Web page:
- Higher gas prices and a push to utilize more clean energy sources have significantly reduced gas demand in California this summer, according to a report in Argus Media.
- According to data from Ventyx, gas flow in southern California at the SoCal Citygates trading hub was down 7% in July, compared with the same month last year. In the northern portion of the state, PG&E Citygates saw a July decline of 10% (June's decline was 16%) relative to the previous year.
- Southern California Edison President Ron Nichols has spoken with Utility Dive about the change in resources, and says the utility's push for more battery resources has helped depress the need for gas.
As the price of natural has risen above last year's lows, coal has made a comeback. According to the U.S. Energy Information Administration, coal-fired generation will exceed gas this year and next.
But that trend is nationwide, and while gas demand is down in California, it isn't because of coal-fired power plants. The state has expanded its use of battery storage to help integrate more renewables, and the results are showing in pipeline flows.
SoCal Citygates averaged 2.3 Bcf/day during the past two months, a decline of 5% to 7% compared with the same months last year. And PG&E Citygate flows averaged 1.5 Bcf/d in June — a decline of 16% from June 2016, according to Ventyx data.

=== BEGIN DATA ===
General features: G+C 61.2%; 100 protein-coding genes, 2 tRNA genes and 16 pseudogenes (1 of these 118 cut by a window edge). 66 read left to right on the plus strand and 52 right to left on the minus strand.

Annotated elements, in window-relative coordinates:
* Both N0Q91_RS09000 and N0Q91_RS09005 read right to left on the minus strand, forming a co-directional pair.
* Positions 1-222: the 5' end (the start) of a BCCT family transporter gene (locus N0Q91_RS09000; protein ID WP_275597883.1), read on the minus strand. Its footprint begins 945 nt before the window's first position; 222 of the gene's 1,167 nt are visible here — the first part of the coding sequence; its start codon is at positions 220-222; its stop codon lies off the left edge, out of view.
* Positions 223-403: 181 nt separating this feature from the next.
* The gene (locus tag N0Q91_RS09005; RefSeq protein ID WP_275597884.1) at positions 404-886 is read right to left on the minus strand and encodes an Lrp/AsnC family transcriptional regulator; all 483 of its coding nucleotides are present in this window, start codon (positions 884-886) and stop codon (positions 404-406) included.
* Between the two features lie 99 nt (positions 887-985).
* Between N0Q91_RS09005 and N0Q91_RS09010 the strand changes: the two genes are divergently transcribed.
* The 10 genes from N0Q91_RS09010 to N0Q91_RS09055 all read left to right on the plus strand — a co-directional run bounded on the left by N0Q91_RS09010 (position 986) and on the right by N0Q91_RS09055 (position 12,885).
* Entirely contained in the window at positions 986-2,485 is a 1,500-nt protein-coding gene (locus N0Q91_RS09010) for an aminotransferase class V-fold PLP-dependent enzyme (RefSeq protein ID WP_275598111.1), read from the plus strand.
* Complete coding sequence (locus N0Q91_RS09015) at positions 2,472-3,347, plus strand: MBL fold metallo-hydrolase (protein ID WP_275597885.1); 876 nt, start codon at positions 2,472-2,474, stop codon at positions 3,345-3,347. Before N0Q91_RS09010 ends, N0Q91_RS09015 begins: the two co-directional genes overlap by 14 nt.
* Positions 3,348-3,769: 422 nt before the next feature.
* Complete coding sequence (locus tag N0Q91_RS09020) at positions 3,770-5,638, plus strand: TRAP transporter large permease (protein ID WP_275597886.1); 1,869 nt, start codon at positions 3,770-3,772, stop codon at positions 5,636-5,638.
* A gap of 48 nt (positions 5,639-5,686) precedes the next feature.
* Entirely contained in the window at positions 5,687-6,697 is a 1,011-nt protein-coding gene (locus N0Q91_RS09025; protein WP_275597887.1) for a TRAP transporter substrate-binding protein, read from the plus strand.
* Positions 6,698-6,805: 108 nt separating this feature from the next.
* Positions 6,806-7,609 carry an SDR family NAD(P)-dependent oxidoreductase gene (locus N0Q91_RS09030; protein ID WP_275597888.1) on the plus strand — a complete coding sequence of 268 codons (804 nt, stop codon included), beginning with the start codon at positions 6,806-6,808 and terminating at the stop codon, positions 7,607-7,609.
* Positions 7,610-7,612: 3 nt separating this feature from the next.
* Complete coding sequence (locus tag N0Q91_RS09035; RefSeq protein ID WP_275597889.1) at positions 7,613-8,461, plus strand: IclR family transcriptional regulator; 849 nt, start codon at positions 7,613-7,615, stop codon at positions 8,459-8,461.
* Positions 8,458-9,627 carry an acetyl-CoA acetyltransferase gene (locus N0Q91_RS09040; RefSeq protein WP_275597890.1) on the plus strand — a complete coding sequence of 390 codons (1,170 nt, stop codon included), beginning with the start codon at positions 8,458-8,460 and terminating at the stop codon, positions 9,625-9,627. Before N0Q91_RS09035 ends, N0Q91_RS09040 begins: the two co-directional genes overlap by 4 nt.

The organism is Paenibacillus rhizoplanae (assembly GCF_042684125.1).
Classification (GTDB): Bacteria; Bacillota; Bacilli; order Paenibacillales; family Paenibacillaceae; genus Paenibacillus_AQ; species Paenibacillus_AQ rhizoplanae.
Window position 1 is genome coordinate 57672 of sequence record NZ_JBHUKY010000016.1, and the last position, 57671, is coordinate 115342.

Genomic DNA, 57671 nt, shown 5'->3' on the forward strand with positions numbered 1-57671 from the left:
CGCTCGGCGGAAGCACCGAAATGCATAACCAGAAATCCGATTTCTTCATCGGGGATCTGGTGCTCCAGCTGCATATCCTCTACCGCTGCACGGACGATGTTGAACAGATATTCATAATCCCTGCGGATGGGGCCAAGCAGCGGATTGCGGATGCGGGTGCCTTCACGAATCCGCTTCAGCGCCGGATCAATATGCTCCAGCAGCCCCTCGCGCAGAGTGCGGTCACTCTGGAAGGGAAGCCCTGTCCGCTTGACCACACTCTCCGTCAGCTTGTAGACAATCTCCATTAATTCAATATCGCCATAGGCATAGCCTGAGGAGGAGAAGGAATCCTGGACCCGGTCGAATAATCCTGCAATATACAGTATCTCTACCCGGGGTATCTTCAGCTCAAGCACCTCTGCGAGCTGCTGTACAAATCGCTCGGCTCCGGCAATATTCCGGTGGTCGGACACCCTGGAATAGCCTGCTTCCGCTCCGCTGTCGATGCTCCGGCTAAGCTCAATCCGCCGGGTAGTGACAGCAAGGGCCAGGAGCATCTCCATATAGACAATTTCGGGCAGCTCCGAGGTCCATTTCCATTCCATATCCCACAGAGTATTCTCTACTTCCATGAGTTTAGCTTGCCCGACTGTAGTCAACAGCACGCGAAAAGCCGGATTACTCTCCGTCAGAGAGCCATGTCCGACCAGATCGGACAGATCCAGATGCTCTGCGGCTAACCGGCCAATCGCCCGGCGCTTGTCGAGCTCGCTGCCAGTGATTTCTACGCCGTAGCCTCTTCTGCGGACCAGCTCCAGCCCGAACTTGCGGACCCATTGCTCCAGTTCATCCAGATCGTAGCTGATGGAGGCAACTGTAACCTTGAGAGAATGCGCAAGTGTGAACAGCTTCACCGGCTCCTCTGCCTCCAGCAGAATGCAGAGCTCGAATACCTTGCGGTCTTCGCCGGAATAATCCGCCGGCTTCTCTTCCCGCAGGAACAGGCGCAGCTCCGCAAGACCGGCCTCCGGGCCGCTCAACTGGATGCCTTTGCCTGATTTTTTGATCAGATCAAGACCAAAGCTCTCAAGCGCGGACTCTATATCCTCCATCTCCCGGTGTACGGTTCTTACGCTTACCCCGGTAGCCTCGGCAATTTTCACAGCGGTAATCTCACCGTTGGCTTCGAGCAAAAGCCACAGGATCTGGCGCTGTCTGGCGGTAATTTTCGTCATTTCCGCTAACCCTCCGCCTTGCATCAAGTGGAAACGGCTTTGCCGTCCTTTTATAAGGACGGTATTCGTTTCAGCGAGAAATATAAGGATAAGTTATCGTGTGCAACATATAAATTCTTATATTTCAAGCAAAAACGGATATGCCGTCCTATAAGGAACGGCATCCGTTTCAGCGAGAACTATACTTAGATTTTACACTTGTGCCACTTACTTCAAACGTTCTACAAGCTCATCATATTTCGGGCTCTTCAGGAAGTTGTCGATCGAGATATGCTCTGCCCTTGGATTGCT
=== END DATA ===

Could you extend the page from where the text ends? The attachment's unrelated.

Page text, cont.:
SCE Chief Nichols says the utility now looks for ways to avoid gas turbines at every resource decision point.
“We will constantly be looking at, every time we need a new resource — how can we avoid the need to add another gas-powered resource?” Nichols told Utility Dive. “Even if they are built, they're not gonna run much. They're going to be there exclusively for reliability, full stop. That would be the only reason they're added.”
A leak at Southern California Gas's Aliso Canyon storage facility has also pushed the state to embrace battery storage. With less gas available due to the leak, the U.S. Energy Information Administration estimated gas generation in California was off about 20% during June, July and August of last year but was replaced largely by carbon-free sources and power imports. The state rushed out battery storage projects to avoid energy shortages.
Nationwide, coal's share of generation is expected to rise from 30% last year to almost 32% this year, while gas-fired generation makes up 31%. And those projected generation shares are expected to remain about the same in 2018.
In 2016, natural gas produced more than a third of the nation's power.